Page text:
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Original Title: laine reed linreg project report

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One day I was thinking about the future and where I would like to go to college, and a sudden question popped into my head why are there so many schools in California? Probably because there are so many people that live there, and since the weather in California is always perfect, no one ever leaves. So what about other states in the US? The state populations must affect in some way the number of colleges and universities present in that particular state. Based off of this sudden inquiry I decided to find the linear relation between state populations and number of colleges/universities in that state.

Population vs Colleges

1400 1200 Colleges in State 1000 800 600 400 200 0 0 10,000,000 20,000,000 30,000,000 40,000,000 Population in State Colleges

As shown in the scatterplot, the explanatory variable (x axis) of the relationship is the population, and the response variable (y axis) is the number of colleges. This relationship can safely be assumed this way because the number of colleges a specific state has can be

explained by the population. When put into a least squares regression line, this model can be written by the equation: = -7.966 + (2.89e-5)x This equation will give predicted values. In this situation, is equal to the predicted number of colleges, and x represents the population value. We know a linear model is appropriate for this data because the r-value, or correlation coefficient, is .95, meaning there is a very strong, positive linear association. In the context of this set of data, the slope shows that for every additional person added to a states population, there will be a 2.89e -5 increase in the number of colleges. The y-intercept, in this case -7.966, represents how many colleges there would be in a state of the population were zero. The r2 value, or coefficient of determination (.9025), shows that 90.25% of the variation of number of colleges can be explained by the regression line on population. As you can see on the scatterplot, there is one point (38041430, 1246) that is very far away from the others. Using the 1.5IQR outlier method for both the x and y variables, I found that this point is in fact an outlier in the data set. However, if it were to be removed from the data set, it would change the regression equation drastically and weaken the strong positive correlation. If this point were to be removed, the new equation would be = 27.273 + (2.385e5)x, the r-value would be 0.91, and the r2-value would be 0.83. Since the equation changed so much, this outlier can be considered an influential point. Below is a residual plot of the data. This shows how the actual data compares to the predicted data. The points along the graph are fairly scattered and many are relatively close to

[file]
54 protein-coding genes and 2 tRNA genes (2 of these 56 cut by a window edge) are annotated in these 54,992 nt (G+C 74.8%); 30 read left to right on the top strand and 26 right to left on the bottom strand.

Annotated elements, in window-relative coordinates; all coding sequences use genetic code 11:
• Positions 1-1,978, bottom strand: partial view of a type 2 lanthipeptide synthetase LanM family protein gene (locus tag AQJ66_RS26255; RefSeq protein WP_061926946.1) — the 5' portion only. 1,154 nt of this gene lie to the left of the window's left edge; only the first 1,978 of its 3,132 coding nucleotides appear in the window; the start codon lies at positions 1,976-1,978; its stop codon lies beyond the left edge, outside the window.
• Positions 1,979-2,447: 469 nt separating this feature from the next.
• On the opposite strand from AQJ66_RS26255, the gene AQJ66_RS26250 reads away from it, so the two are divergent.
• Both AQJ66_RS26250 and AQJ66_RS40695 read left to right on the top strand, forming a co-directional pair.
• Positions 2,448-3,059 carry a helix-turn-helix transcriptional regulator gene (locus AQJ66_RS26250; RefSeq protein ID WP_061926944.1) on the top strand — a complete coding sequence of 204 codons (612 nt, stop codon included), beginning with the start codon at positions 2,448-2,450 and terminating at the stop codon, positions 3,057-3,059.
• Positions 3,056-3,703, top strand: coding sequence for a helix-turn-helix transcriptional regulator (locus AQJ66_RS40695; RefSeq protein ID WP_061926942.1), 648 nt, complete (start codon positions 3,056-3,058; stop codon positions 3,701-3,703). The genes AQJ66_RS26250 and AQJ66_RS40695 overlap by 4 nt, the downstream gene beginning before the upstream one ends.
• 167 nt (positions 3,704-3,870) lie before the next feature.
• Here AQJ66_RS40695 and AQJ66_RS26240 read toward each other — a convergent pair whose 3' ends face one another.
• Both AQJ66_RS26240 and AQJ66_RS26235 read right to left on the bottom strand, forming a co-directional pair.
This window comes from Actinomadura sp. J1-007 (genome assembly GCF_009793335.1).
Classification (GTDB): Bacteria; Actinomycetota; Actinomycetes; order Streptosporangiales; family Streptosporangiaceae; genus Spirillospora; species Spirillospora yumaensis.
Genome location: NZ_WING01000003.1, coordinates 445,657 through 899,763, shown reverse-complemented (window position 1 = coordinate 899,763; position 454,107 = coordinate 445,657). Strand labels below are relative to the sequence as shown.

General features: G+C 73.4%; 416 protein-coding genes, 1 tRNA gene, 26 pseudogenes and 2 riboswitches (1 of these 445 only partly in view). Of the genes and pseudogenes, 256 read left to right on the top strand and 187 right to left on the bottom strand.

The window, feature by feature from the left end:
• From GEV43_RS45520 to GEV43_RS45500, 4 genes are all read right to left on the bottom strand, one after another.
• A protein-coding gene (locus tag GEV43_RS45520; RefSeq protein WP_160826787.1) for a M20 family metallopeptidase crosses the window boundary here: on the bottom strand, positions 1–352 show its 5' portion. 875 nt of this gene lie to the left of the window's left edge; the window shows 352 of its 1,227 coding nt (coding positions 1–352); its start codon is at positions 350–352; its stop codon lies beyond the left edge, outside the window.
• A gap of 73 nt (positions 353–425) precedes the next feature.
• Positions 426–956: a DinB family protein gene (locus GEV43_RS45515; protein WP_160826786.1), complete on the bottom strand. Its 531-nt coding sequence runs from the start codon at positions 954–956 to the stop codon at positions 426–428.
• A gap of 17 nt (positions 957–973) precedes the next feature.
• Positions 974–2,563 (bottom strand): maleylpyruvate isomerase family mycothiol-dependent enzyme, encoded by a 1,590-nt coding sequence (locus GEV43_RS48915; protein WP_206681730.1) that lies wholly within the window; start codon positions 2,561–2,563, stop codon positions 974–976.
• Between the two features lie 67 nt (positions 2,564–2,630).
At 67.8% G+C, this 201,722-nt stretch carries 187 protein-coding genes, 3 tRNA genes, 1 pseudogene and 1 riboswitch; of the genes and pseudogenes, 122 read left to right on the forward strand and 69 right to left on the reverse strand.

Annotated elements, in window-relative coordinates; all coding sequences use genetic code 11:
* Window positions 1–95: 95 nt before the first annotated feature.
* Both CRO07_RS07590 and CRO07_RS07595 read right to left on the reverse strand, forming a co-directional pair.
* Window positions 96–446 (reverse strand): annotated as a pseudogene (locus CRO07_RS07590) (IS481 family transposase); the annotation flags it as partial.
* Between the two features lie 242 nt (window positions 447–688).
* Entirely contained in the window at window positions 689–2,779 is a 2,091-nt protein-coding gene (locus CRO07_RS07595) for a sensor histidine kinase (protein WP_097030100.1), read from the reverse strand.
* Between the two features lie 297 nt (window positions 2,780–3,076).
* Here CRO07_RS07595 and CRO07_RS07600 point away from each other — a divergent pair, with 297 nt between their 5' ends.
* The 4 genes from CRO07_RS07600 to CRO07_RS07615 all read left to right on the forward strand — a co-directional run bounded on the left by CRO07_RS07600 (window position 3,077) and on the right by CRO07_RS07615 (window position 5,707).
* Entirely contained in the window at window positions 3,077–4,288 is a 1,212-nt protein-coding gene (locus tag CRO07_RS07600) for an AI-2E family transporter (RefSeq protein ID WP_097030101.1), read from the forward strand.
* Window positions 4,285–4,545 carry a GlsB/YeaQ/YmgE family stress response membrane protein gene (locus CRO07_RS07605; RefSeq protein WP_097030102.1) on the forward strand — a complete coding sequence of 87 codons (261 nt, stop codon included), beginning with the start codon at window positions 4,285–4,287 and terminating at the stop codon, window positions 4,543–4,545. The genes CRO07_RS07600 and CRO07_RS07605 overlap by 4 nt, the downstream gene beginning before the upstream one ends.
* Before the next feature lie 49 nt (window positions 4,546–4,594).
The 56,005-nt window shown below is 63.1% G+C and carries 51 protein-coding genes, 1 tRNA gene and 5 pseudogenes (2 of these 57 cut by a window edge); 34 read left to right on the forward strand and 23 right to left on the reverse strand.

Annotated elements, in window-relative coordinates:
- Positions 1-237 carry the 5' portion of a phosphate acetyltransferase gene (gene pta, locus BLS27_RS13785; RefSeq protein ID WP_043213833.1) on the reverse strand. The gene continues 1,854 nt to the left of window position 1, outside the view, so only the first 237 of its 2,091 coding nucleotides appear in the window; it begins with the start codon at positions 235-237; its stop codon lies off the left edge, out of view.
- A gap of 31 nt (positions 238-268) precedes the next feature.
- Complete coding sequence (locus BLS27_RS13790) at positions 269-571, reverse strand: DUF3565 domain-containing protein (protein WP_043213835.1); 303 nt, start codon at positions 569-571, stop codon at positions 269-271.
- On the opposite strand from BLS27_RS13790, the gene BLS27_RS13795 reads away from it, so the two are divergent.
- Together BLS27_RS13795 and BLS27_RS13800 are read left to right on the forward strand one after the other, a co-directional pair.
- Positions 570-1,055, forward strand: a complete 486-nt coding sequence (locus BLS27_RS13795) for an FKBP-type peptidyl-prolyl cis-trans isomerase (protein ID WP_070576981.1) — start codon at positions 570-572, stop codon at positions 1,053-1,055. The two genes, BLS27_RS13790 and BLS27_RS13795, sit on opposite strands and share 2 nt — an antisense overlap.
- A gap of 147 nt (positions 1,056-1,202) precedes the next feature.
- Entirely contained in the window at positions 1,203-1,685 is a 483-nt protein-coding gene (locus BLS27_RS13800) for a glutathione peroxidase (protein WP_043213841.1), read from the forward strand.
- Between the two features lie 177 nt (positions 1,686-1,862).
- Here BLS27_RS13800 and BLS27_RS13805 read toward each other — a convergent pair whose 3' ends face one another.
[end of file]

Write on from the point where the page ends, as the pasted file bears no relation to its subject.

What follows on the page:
the regression line. This means that the data can be represented linearly and that the actual data is very close to the predicted data.

Residual Plot

200 150 100 Residuals 50 0 -50 0 -100 -150 -200 Population 10,000,000 20,000,000 30,000,000 40,000,000

To find out if the least squares regression equation is really accurate and can be used reasonably to predict the number of colleges in a state, we will use the equation to predict how many colleges Colorado has (assuming we dont already know). = -7.966 + (2.89e-5)(5,187,582) = 141.96

This prediction shows fairly accurate, the actual number of colleges in Colorado being 171. This makes the residual approximately 29, meaning the least squares regression line underestimates the number of colleges per state. This is pretty good considering the large range for the variable and shows that the least squares regression line is a good method of predicting colleges. This information could be helpful to many people. It would especially be helpful for people who work as professional grant writers. Grant Writers write to the government and request to have money loaned to certain colleges and institutions for research. There are more

than one grant writer in each state, and they could all use this information to find which states are in need of more college funding, and how many colleges they could loan money to. This is a very important career because without these people writing grants, many colleges and universities would not have the necessary funding for certain types of research. Population vs. college count results in a very strong linear relationship, and almost fits its predicted values. Its linear because as the population count rises, so does the college count. This increase is a continuous one. If a single states population skyrockets, then the state will probably build new learning institutions to cater to the sudden influx of people. A linear regression, not any other type of regression, is the most appropriate for this model of data.

Works Cited

"Colleges and Universities in US by State/ Possession." US Colleges and Universities Directory. N.p., n.d. Web. 2 Oct. 2013. "Top 50 Cities in the U.S. by Population and Rank | Infoplease.com." Infoplease: Encyclopedia, Almanac, Atlas, Biographies, Dictionary, Thesaurus. Free online reference, research & homework help. | Infoplease.com. Pearson Education, n.d. Web. 2 Oct. 2013.

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